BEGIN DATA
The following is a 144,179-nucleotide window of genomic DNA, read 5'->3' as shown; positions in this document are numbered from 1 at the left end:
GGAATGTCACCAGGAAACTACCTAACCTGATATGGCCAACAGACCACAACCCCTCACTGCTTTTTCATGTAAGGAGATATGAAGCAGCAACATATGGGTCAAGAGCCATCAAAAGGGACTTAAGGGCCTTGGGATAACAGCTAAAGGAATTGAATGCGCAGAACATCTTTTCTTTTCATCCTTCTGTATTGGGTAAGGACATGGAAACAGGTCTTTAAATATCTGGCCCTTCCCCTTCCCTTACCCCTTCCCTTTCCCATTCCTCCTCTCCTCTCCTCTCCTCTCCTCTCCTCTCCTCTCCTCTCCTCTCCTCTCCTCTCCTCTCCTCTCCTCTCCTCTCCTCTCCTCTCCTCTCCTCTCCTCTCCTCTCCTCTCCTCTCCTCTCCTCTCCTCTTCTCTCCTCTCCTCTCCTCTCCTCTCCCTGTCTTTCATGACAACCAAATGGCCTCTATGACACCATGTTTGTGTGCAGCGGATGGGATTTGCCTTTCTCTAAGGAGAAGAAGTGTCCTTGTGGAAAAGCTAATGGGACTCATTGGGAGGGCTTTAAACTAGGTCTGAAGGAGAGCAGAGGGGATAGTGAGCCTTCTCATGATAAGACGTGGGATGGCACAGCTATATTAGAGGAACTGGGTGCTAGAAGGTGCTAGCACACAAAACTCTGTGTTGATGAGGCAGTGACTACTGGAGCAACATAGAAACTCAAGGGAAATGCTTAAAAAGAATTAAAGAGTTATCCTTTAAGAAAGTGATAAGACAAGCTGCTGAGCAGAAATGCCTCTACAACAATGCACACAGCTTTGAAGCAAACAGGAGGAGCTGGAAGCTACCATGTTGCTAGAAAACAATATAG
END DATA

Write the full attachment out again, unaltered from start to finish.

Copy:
The following is a 144,179-nucleotide window of genomic DNA, read 5'->3' as shown; positions in this document are numbered from 1 at the left end:
GGAATGTCACCAGGAAACTACCTAACCTGATATGGCCAACAGACCACAACCCCTCACTGCTTTTTCATGTAAGGAGATATGAAGCAGCAACATATGGGTCAAGAGCCATCAAAAGGGACTTAAGGGCCTTGGGATAACAGCTAAAGGAATTGAATGCGCAGAACATCTTTTCTTTTCATCCTTCTGTATTGGGTAAGGACATGGAAACAGGTCTTTAAATATCTGGCCCTTCCCCTTCCCTTACCCCTTCCCTTTCCCATTCCTCCTCTCCTCTCCTCTCCTCTCCTCTCCTCTCCTCTCCTCTCCTCTCCTCTCCTCTCCTCTCCTCTCCTCTCCTCTCCTCTCCTCTCCTCTCCTCTCCTCTCCTCTCCTCTCCTCTCCTCTCCTCTCCTCTTCTCTCCTCTCCTCTCCTCTCCTCTCCCTGTCTTTCATGACAACCAAATGGCCTCTATGACACCATGTTTGTGTGCAGCGGATGGGATTTGCCTTTCTCTAAGGAGAAGAAGTGTCCTTGTGGAAAAGCTAATGGGACTCATTGGGAGGGCTTTAAACTAGGTCTGAAGGAGAGCAGAGGGGATAGTGAGCCTTCTCATGATAAGACGTGGGATGGCACAGCTATATTAGAGGAACTGGGTGCTAGAAGGTGCTAGCACACAAAACTCTGTGTTGATGAGGCAGTGACTACTGGAGCAACATAGAAACTCAAGGGAAATGCTTAAAAAGAATTAAAGAGTTATCCTTTAAGAAAGTGATAAGACAAGCTGCTGAGCAGAAATGCCTCTACAACAATGCACACAGCTTTGAAGCAAACAGGAGGAGCTGGAAGCTACCATGTTGCTAGAAAACAATATAG